Don’t Go to Howell Court Alone!
The Howell Municipal Municipal Court hears all marijuana possession and DWI arrests in Howell Township. The only exception is where a juvenile or adult felony charges are involved, as the Municipal Court does not have jurisdiction over these matters. All disorderly persons and traffic tickets in Howell are also heard in the Howell Court. If you have a court date approaching in Howell, your best bet is to speak with an experienced defense lawyer right away. Call anytime for a consultation on your case.
Howell Municipal Court
The Municipal Court is located at 251 Preventorium Road, Howell Ph: (732) 938-4848. Sessions: Every Wednesday at 12:30 pm and 5:00 pm, and 1st & 3rd Thursday at 5:00 pm. Judge: Hon. Allen S. Kaplan. Prosecutor: Sean T. Kean, Esq.
The N.J. State Police Uniform Crime registered 826 major crimes. This results in a crime rate per 1,000 residents of 16.2 and a violent rate of 1.3. The reports included 1 murder, 5 rapes, 19 robberies, 41 assaults, 163 burglaries, 375 incidents of domestic violence (fourth highest in the county), 14 bias crimes and 109 cases of police force (third highest in the county).
Howell – New Jersey
Howell Township was formed from territory taken from Shrewsbury Township in 1801. In addition to its present area, it included what is now the Townships of Wall, Lakewood and Brick as well all the boroughs along the Atlantic Ocean. The Census Bureau records its total area at 61.0 square miles, virtually all of which is land. This makes it one of the largest municipalities in the county.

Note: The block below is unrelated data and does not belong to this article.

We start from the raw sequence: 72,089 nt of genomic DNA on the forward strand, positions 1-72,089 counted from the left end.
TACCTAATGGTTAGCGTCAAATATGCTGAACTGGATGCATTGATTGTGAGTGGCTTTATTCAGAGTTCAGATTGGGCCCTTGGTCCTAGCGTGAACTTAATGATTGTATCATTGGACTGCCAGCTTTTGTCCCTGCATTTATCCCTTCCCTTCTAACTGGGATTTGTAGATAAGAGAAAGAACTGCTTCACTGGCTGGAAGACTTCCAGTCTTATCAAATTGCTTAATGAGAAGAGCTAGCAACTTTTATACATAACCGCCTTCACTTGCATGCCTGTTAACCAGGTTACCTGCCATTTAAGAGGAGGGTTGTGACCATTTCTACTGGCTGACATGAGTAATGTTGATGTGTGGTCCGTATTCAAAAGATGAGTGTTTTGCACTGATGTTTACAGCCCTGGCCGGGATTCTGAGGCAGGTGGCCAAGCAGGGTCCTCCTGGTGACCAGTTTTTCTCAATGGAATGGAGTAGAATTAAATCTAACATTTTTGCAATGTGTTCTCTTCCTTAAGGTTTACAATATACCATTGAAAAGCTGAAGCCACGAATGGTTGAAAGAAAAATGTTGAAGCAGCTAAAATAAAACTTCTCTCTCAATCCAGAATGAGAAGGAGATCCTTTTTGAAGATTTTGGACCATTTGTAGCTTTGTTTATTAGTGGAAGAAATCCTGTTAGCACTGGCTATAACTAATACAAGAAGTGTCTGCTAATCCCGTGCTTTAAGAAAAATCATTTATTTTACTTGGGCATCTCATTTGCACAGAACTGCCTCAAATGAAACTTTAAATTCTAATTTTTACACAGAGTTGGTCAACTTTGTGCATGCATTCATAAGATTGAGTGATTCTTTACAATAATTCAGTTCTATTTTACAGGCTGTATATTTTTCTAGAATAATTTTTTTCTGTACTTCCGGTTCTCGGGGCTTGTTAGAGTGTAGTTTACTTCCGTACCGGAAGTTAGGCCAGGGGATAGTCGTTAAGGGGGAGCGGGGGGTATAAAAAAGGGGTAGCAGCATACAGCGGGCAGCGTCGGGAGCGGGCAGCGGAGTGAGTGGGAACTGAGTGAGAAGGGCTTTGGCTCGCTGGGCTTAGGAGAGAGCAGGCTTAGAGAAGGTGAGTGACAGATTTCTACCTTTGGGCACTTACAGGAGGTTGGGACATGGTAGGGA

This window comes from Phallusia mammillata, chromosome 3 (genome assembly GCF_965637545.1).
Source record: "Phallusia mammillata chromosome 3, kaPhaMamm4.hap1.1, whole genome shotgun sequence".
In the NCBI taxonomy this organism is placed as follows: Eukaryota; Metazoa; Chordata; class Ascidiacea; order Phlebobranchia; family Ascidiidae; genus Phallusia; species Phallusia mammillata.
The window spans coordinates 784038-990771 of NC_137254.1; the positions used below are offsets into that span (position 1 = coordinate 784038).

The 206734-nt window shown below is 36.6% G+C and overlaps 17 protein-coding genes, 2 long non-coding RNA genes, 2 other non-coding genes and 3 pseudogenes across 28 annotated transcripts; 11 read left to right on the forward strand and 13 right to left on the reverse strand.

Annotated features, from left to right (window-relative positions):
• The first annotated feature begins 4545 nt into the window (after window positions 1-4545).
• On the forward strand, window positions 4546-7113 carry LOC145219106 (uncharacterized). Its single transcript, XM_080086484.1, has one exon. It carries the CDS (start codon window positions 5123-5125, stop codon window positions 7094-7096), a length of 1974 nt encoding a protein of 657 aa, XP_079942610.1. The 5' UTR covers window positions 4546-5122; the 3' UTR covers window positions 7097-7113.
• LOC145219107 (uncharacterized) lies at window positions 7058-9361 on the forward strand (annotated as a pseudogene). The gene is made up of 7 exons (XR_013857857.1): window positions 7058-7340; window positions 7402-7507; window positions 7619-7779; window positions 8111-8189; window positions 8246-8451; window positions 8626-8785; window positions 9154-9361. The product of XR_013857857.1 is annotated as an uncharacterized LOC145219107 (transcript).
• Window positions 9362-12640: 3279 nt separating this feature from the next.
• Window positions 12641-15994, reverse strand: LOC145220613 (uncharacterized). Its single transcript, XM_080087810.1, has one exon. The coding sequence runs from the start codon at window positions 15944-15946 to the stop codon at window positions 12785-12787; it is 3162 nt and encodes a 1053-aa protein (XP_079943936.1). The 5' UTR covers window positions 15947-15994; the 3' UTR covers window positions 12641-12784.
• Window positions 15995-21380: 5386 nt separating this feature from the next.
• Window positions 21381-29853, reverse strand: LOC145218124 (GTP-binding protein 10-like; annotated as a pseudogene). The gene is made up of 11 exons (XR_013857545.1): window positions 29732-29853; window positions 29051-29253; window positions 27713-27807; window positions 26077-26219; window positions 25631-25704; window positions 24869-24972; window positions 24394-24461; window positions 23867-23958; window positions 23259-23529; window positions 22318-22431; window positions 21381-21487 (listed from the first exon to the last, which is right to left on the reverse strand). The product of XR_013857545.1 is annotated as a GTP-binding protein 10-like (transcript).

At the time of the 2010 census, 51,075 people made their home in Howell, up from 48,903 in 2000. The population density was very high at 803 persons per square mile. There were 13,011 families and 16,572 housing units as of the 2000 census. The percentage of renters here is only 9% versus 34% statewide. Unofficial 2000 data place the median contract rent for apartments at $745.00 and the median house or condo value at $130,300. The latter rose to $281,367 in 2008.
Statistics from the 2000 census revel that the median family income was $74,623, and the per capita income $26,143. Male median income was about 60% higher than that of females ($55,349 versus $34,722). The median household income was $68,069. This increased to an estimated $76,391 in 2008, according to unofficial data. About 4.2% of the population lived below the poverty line.
The median age of the population was 36 years. The age breakdown was 30.9% under 18, 32.8% from 25 to 44, 21.6% from 45 to 64, and 8.8% 65 years of age or older. Out of the 16,063 households recounted in the 2000 census, 47.1% had minors living with them. More than half (69.4%) were of married couples living together. Households composed of non-families and of individuals represented 19.0% and 15.4%, respectively.
In the 2000 census, the principal ancestries cited were German (17.7%), English (12.7%), Irish (11.5%), American (9.9%), Polish (6.6%), French (except Basque) (4.0%) and Italian (2.7%).
The ethnic composition then was 89.99% White, 5.34% Hispanic or Latino of any race, and 3.58% Asian. The most common places of birth for foreign-born residents were India (11%), Canada (9%), Iran (6%), Mexico (6%), Greece (5%), Germany (5%), and Other Eastern Europe (4%).
The 2010 data for highest educational level of residents age 25 and over reveal that 8.28% did not complete high school versus 30.47% who did. Those with some college or associate’s degree represented 29.88%. Holders of a bachelor’s degree were 22.36% versus 20.65% statewide. Those with a graduate degree were 9.01% versus 12.05% statewide.
Most males engage in construction (22%), machinery (18%), and agriculture, forestry, fishing and hunting (17%). Females work in finance and insurance (21%), agriculture, forestry, fishing and hunting (12%), and computer and electronic products (12%).